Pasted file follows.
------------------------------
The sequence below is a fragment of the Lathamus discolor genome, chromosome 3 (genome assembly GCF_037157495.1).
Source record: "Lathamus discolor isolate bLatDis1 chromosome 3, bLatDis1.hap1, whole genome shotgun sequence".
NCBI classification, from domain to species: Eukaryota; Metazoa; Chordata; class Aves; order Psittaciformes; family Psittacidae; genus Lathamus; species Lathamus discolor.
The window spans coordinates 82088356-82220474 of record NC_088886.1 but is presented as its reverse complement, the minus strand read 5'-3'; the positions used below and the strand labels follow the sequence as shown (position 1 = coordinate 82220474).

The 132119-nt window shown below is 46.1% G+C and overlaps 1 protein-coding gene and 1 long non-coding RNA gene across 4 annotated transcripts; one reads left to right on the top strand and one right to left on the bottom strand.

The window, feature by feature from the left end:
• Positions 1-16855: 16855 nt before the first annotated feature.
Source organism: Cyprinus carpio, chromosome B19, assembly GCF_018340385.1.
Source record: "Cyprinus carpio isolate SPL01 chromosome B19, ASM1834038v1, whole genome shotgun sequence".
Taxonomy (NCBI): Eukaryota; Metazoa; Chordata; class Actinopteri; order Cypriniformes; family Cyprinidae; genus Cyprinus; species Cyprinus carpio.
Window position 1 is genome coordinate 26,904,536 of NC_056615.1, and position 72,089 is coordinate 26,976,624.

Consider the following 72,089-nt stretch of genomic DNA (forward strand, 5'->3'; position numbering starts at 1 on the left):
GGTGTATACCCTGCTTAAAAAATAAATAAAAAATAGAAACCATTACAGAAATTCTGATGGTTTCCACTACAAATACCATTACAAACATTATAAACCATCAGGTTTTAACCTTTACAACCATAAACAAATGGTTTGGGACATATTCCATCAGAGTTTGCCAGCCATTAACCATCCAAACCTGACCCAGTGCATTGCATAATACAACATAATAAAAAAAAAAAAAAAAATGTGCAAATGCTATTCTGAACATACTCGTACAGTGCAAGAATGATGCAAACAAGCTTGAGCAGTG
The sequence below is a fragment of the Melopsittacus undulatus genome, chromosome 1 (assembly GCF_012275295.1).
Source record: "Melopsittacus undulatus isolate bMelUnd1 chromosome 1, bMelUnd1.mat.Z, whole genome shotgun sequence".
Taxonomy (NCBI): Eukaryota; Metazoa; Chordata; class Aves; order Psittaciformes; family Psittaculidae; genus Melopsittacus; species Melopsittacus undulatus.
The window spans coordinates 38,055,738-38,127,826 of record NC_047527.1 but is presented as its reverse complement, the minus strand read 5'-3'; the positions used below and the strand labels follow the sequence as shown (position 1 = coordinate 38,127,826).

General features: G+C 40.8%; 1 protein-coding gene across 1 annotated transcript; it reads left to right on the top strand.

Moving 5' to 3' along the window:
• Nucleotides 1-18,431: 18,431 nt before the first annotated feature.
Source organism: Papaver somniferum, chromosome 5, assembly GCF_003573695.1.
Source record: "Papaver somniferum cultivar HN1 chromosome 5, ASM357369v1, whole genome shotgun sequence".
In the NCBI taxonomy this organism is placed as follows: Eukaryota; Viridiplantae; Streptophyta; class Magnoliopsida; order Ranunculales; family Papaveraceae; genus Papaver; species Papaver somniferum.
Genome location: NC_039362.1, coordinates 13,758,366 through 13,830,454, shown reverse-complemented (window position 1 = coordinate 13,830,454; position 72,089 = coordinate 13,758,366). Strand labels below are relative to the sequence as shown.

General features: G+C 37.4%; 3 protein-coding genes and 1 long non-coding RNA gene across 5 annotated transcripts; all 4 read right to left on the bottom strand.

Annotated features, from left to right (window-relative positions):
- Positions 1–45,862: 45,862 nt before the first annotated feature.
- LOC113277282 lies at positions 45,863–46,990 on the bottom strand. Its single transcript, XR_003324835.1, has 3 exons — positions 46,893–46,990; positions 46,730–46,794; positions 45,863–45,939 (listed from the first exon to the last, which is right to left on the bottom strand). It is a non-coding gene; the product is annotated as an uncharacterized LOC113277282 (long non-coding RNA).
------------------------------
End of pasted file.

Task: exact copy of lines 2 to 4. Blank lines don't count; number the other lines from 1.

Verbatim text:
Source record: "Lathamus discolor isolate bLatDis1 chromosome 3, bLatDis1.hap1, whole genome shotgun sequence".
NCBI classification, from domain to species: Eukaryota; Metazoa; Chordata; class Aves; order Psittaciformes; family Psittacidae; genus Lathamus; species Lathamus discolor.
The window spans coordinates 82088356-82220474 of record NC_088886.1 but is presented as its reverse complement, the minus strand read 5'-3'; the positions used below and the strand labels follow the sequence as shown (position 1 = coordinate 82220474).